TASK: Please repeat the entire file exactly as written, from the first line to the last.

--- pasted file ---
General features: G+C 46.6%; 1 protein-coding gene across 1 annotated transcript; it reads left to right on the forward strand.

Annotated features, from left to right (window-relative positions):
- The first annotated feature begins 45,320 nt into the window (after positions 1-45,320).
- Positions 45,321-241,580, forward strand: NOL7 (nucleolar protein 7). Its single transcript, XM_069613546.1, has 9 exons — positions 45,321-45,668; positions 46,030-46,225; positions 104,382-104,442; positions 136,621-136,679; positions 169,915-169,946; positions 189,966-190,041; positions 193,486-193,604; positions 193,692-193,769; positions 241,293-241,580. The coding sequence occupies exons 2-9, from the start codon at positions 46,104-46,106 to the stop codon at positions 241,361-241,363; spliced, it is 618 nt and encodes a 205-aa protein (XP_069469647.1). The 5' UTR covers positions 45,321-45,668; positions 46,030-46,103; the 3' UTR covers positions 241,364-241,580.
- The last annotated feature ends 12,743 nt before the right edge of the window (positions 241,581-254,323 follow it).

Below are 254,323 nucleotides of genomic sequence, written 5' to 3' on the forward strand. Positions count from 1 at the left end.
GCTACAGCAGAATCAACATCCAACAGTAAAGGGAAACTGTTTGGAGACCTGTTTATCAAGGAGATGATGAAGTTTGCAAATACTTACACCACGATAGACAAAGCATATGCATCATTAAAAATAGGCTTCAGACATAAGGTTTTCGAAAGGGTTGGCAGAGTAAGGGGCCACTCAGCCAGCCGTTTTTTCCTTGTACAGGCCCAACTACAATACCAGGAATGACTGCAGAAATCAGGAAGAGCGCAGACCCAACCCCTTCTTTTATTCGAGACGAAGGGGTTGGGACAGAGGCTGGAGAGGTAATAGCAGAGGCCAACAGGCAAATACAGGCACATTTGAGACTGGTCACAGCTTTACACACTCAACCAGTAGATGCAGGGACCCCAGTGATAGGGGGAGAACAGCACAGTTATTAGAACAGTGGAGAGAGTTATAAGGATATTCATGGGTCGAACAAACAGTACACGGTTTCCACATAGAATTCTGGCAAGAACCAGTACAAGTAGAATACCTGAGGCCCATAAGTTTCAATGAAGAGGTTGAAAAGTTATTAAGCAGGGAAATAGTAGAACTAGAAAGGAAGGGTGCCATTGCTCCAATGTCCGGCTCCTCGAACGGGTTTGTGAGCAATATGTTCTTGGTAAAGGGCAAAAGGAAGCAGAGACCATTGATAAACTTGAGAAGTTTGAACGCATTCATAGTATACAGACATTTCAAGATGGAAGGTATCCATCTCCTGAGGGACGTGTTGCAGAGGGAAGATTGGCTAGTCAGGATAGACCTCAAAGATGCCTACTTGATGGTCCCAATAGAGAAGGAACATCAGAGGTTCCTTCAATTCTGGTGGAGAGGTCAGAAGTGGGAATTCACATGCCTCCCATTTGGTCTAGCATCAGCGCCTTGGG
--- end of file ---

General features: G+C 46.6%; 1 protein-coding gene across 1 annotated transcript; it reads left to right on the forward strand.

Annotated features, from left to right (window-relative positions):
- The first annotated feature begins 45,320 nt into the window (after positions 1-45,320).
- Positions 45,321-241,580, forward strand: NOL7 (nucleolar protein 7). Its single transcript, XM_069613546.1, has 9 exons — positions 45,321-45,668; positions 46,030-46,225; positions 104,382-104,442; positions 136,621-136,679; positions 169,915-169,946; positions 189,966-190,041; positions 193,486-193,604; positions 193,692-193,769; positions 241,293-241,580. The coding sequence occupies exons 2-9, from the start codon at positions 46,104-46,106 to the stop codon at positions 241,361-241,363; spliced, it is 618 nt and encodes a 205-aa protein (XP_069469647.1). The 5' UTR covers positions 45,321-45,668; positions 46,030-46,103; the 3' UTR covers positions 241,364-241,580.
- The last annotated feature ends 12,743 nt before the right edge of the window (positions 241,581-254,323 follow it).

Below are 254,323 nucleotides of genomic sequence, written 5' to 3' on the forward strand. Positions count from 1 at the left end.
GCTACAGCAGAATCAACATCCAACAGTAAAGGGAAACTGTTTGGAGACCTGTTTATCAAGGAGATGATGAAGTTTGCAAATACTTACACCACGATAGACAAAGCATATGCATCATTAAAAATAGGCTTCAGACATAAGGTTTTCGAAAGGGTTGGCAGAGTAAGGGGCCACTCAGCCAGCCGTTTTTTCCTTGTACAGGCCCAACTACAATACCAGGAATGACTGCAGAAATCAGGAAGAGCGCAGACCCAACCCCTTCTTTTATTCGAGACGAAGGGGTTGGGACAGAGGCTGGAGAGGTAATAGCAGAGGCCAACAGGCAAATACAGGCACATTTGAGACTGGTCACAGCTTTACACACTCAACCAGTAGATGCAGGGACCCCAGTGATAGGGGGAGAACAGCACAGTTATTAGAACAGTGGAGAGAGTTATAAGGATATTCATGGGTCGAACAAACAGTACACGGTTTCCACATAGAATTCTGGCAAGAACCAGTACAAGTAGAATACCTGAGGCCCATAAGTTTCAATGAAGAGGTTGAAAAGTTATTAAGCAGGGAAATAGTAGAACTAGAAAGGAAGGGTGCCATTGCTCCAATGTCCGGCTCCTCGAACGGGTTTGTGAGCAATATGTTCTTGGTAAAGGGCAAAAGGAAGCAGAGACCATTGATAAACTTGAGAAGTTTGAACGCATTCATAGTATACAGACATTTCAAGATGGAAGGTATCCATCTCCTGAGGGACGTGTTGCAGAGGGAAGATTGGCTAGTCAGGATAGACCTCAAAGATGCCTACTTGATGGTCCCAATAGAGAAGGAACATCAGAGGTTCCTTCAATTCTGGTGGAGAGGTCAGAAGTGGGAATTCACATGCCTCCCATTTGGTCTAGCATCAGCGCCTTGGG